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Re: Cleaning Nitrate?



At 08:47 PM 4/11/96 +0000, you wrote:
>     A client of ours has some old nitrate film and called to ask 
>about transferring it.  One of his questions was if we could sonic 
>clean it, and I'm personally not sure.  We have a CF200 with 
>Trichlor, still, and my initial feeling is that it would not be a 
>good idea.  Specifically the heated drying tower is a worry point.

Robert,

I work for the Library of Congress, Motion Picture Preservation Lab in
Dayton, Ohio and we clean nitrate in 1.1.1 tri and perchlorethelene on a
regular basis in a Lipsner Smith ultrasonic cleaner (model # escapes me at
the moment).  However, our machines do not have a drying-tower, as you
mentioned, and I cannot comment on that portion of the process.  

>     I really don't know what shape his film is in, but I tend to 
>think having the film "rejuvenated" might be a better option than a 
>sonic cleaning.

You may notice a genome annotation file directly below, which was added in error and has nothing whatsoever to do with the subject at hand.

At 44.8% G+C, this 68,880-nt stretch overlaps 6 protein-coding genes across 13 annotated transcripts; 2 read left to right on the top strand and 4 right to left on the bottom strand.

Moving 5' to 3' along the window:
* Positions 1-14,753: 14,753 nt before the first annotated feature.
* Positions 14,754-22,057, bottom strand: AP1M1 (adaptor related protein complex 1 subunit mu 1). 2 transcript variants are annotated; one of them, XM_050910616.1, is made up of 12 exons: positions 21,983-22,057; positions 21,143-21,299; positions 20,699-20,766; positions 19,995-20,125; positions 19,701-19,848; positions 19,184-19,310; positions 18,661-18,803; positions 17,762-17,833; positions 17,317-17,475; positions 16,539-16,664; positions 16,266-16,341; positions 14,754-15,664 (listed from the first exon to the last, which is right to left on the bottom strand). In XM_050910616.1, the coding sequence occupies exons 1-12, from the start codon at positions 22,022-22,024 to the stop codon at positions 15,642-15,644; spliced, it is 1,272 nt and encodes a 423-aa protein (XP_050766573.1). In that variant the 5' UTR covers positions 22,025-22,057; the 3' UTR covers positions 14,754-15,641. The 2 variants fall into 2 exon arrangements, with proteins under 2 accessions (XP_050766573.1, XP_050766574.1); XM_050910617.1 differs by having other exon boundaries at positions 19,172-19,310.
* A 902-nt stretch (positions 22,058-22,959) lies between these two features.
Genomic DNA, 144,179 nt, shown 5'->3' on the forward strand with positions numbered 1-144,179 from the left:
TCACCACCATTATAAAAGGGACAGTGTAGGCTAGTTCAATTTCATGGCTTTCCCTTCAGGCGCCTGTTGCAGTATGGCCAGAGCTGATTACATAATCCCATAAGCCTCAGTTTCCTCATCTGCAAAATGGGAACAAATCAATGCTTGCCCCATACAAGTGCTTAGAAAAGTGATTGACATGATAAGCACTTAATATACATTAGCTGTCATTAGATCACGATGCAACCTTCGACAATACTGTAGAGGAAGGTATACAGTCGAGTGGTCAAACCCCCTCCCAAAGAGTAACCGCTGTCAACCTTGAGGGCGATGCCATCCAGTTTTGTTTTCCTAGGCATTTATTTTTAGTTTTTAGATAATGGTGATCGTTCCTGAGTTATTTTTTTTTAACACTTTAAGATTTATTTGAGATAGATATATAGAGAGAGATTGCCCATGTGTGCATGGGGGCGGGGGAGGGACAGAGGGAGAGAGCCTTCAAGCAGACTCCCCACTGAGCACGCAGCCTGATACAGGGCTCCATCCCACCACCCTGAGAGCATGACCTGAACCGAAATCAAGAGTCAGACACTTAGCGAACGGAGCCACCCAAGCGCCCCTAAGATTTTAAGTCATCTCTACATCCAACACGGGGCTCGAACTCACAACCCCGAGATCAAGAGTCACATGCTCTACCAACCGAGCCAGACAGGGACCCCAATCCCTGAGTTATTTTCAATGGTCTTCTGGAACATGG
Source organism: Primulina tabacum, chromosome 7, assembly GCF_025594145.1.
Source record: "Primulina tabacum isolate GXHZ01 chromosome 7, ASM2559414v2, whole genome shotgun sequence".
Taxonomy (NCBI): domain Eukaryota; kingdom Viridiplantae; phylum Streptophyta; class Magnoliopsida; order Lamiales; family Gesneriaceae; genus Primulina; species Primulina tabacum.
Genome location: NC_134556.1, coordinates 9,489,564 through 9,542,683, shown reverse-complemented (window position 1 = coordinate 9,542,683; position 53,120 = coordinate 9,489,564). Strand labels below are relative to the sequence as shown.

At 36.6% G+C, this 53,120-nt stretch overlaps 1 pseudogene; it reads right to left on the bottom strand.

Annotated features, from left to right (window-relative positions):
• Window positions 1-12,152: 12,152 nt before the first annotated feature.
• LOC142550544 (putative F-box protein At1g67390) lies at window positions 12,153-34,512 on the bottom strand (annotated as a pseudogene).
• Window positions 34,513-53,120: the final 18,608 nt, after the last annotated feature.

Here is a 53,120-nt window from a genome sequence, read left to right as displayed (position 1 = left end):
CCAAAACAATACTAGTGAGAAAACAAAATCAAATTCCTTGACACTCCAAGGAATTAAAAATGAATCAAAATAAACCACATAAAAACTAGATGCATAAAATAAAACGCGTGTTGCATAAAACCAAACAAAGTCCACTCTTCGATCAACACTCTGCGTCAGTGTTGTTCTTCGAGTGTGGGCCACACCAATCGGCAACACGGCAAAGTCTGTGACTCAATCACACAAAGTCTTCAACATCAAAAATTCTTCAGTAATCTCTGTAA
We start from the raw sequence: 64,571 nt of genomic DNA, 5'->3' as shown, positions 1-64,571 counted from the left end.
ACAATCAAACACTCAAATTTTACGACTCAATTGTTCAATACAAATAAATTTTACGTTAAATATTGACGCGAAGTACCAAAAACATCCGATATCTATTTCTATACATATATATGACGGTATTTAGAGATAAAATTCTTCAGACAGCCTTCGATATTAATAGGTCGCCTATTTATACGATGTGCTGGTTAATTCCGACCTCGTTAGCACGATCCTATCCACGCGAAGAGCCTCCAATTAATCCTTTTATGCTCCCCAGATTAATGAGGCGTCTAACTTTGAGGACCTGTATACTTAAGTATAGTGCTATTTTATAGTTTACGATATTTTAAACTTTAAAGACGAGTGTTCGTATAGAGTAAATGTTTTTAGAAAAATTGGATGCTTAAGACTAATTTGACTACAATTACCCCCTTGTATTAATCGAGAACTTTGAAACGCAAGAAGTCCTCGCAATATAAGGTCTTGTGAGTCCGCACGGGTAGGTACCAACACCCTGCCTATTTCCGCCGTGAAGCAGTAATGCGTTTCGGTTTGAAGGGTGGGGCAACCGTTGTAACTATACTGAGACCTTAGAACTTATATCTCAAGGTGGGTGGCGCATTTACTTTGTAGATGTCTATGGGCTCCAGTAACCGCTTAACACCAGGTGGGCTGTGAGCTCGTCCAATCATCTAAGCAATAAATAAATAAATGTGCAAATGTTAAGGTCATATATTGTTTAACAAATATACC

>     So, does anyone know the proper way to clean nitrate film?  If a 
>rejuvenation bath is a good idea, can anyone recommend a good 
>facility?  I have a feeling there's a fair amount of film involved, 
>perhaps 10,000 feet of 35mm.

I would avoid rejuvenation as it might accelerate the decomposition process
of the nitrate originals.  The best bet would be to print the originals over
to safety, and then transfer the resulting materials (always hanging-on to
the original nitrate until the bitter end!) 

I would suggest you contact the MPPL Lab Supervisor, Kenneth Weissman at
(513) 258-7220 or kweissma at loc.gov to discuss the ins and outs of cleaning
nitrate.  Tell him I sent you.

>     Finally, can someone provide a timeframe for the replacement of 
>nitrate by safety film?  My memory's vague on that (I'm not _that_ 
>old!) but I seem to remember the mid 20's though an associate here 
>thought it happened in the late 30's.
>     Thanks for your help!
>
>Robert

Eastman Kodak phased-out nitrate in 1951 (or so) and committed to
tri-acetate base stock production;  however,  production of safety-base
filmstocks began as early as 1909.  See, "History of Professional Black and
White Motion Picture Film", C.E. Kenneth Mees, SMPTE, October 1954, for more
details.

S. Frank Wylie
Timer, Library of Congress, MPPL
Kinoville - http://www.infinet.com/~frank/frank.html